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UMBC’s Rachel Brewster investigates cellular survival

to improve the preservation of organs for transplant

September 18, 2018 4:31 PM

Two years ago, developmental biologist Rachel Brewster embarked on a journey to learn more about how zebrafish embryos manage to survive for up to 50 hours without oxygen, with support from a Department of Defense Idea Discovery Grant. The ultimate goal was to develop new methods to preserve organs for transplant, allowing them to last longer and travel farther to those in need. NIH has now rewarded the noteworthy progress of Brewster’s research team with a $400,000, two-year Exploratory Research Award to continue the work.

When human cells are deprived of oxygen, their energy production drops dramatically—but demand for energy stays high. This leads to tissue damage and death, sometimes within only a few minutes. When zebrafish are faced with low-oxygen conditions, however, the amount of energy they demand also drops. “Even though the level of ATP [cellular energy] drops, it is met by an equivalent drop in ATP consumption,” Brewster explains. “It’s the equivalent of reaching a new status quo.”

Figuring out how zebrafish activate that shift has been central to the research team’s efforts. If the same pathway could be induced in human tissue, there is potential to significantly delay tissue deterioration.

Graduate students Jong Park and Tim Hufford and many undergraduates, including Austin Gabel ‘17, Bryanna Canales ‘19, Afia Osei-Ntansah ‘20, Darius McKoy ‘20, Nguyet Le ‘20, and Neil Tran ’20, have majorly contributed to the lab’s work so far. Brewster will continue to rely on their commitment to the project moving forward.

Clues from cancer

Under the previous grant, Brewster found that when cells were deprived of oxygen, the amount of lactate in the cells quickly increased. Once thought to be nothing more than a byproduct of anaerobic energy production (often induced by intense exercise), some researchers have found that lactate “might be doing more than we thought,” Brewster says.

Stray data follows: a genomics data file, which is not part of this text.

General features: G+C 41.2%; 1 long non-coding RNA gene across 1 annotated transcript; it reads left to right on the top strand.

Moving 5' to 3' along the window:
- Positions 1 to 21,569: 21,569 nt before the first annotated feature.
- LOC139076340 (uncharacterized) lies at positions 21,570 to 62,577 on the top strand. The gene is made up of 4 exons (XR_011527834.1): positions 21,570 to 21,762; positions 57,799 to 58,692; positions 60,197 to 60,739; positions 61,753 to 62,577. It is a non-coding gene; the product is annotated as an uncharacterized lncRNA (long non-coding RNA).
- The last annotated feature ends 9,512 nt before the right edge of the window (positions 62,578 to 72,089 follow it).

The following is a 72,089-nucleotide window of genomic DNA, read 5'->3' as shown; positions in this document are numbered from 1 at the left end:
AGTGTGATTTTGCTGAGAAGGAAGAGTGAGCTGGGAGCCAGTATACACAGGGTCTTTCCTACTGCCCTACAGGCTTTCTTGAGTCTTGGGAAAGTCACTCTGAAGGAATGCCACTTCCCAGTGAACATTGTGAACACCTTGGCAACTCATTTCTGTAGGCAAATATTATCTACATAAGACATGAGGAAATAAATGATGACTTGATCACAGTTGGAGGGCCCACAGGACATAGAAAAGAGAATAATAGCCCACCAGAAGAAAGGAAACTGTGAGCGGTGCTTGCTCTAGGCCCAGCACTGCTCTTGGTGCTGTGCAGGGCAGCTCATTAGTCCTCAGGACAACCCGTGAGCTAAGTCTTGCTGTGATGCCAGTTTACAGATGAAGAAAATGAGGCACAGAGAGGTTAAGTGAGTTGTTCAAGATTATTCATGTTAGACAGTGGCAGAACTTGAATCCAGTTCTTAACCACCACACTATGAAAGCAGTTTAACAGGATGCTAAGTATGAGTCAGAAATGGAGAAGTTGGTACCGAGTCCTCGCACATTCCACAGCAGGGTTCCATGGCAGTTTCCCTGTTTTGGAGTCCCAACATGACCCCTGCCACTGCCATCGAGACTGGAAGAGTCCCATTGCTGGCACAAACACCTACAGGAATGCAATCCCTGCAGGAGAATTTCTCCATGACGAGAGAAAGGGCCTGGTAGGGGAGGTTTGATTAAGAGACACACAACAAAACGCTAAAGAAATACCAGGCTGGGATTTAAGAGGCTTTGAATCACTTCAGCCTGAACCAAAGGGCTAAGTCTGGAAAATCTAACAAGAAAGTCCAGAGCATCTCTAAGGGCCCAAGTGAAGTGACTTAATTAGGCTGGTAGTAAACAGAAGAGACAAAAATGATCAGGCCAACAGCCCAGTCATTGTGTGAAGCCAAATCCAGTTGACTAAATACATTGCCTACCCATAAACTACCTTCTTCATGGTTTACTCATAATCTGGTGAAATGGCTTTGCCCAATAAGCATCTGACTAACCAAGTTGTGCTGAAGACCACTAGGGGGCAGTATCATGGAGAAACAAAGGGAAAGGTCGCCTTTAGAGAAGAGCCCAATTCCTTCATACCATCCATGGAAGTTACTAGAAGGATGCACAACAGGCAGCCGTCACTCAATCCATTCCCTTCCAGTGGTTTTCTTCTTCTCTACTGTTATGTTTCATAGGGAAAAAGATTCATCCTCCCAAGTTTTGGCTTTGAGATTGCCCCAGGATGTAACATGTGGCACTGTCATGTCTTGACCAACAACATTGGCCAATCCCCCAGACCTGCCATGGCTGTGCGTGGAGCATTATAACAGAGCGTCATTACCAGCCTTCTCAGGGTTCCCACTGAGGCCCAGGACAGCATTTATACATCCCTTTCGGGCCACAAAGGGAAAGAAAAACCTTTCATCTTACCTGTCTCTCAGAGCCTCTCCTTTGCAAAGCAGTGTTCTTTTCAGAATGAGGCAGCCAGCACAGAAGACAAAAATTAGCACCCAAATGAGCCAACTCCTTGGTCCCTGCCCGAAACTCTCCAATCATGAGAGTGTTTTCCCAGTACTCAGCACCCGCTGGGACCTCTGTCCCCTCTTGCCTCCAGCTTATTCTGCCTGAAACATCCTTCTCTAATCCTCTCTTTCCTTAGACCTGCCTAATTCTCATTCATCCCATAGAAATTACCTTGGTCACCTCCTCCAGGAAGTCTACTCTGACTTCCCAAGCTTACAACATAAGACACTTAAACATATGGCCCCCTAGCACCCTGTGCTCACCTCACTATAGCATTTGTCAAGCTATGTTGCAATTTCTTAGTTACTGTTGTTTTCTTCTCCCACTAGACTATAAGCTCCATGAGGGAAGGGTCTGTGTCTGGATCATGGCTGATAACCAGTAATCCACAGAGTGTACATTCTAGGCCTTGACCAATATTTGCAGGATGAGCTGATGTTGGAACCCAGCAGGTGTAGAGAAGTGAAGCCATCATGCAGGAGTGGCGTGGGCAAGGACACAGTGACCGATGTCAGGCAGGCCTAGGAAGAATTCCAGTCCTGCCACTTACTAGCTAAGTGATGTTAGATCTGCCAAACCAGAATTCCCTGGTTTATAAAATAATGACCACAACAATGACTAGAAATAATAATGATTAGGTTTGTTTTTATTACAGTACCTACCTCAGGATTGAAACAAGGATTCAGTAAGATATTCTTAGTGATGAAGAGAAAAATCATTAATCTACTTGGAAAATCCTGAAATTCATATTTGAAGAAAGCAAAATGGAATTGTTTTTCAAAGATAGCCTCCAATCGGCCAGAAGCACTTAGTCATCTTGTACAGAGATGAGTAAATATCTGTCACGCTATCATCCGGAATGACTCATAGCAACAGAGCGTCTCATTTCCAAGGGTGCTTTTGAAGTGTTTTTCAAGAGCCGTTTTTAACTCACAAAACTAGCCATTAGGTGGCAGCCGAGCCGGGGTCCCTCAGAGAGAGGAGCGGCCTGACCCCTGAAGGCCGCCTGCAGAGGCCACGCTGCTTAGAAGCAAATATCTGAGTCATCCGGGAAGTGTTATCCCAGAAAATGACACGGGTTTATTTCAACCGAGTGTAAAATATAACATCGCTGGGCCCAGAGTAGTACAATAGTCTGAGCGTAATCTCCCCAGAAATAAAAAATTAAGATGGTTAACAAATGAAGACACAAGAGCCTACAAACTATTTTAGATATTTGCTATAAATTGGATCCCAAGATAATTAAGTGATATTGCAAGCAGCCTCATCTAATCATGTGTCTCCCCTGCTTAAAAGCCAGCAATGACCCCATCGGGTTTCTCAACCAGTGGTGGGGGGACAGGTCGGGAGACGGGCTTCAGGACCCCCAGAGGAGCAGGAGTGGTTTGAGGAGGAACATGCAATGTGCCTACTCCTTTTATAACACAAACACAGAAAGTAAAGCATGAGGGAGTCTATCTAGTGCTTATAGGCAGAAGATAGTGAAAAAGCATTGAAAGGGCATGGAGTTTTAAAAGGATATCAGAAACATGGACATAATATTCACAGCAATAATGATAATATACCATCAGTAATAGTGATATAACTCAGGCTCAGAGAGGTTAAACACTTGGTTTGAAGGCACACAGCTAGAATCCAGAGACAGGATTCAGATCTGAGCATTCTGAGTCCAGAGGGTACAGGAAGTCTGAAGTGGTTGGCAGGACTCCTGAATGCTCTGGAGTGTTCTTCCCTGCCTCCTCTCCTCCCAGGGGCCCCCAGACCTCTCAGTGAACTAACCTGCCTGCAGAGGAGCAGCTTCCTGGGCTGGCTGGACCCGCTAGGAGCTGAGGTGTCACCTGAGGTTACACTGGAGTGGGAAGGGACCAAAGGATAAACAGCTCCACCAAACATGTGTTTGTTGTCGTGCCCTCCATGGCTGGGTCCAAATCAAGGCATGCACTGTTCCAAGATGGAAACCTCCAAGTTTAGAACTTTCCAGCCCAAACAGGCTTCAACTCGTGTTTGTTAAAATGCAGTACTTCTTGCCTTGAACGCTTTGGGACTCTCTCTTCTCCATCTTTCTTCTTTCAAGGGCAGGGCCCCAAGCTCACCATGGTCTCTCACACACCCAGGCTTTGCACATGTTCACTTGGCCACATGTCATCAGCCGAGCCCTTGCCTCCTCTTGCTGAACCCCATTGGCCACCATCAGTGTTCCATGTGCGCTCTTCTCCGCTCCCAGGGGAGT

For example, in cancer cells, scientists have found that lactate stabilizes a protein called NDRG1. That induces blood vessels to grow toward the cells, delivering more oxygen and allowing them to multiply quickly even in low-oxygen environments.

Growing more cells takes a lot of energy. That’s the opposite of what Brewster is looking for, but still interesting. “We wondered if maybe cancer cells hijack this pathway,” Brewster says, “and if in normal cells the response…would be different but nevertheless adaptive.”

Brewster’s lab put the scientific process to work—conducting experiments, consulting existing research, and talking with fellow scientists—to help clarify the connection between lactate, NDRG1, and survival without oxygen.

Pieces of the puzzle

Brewster had an “epiphany moment” when she realized that the protein NDRG1 is found in the same cells that express a component of sodium-potassium pumps—structures that use large amounts of cellular energy. “Isn’t it intriguing,” she reflects, “that we were looking for a protein that may save energy, and we find it expressed in the exact same cells that have this super energy-demanding pump?”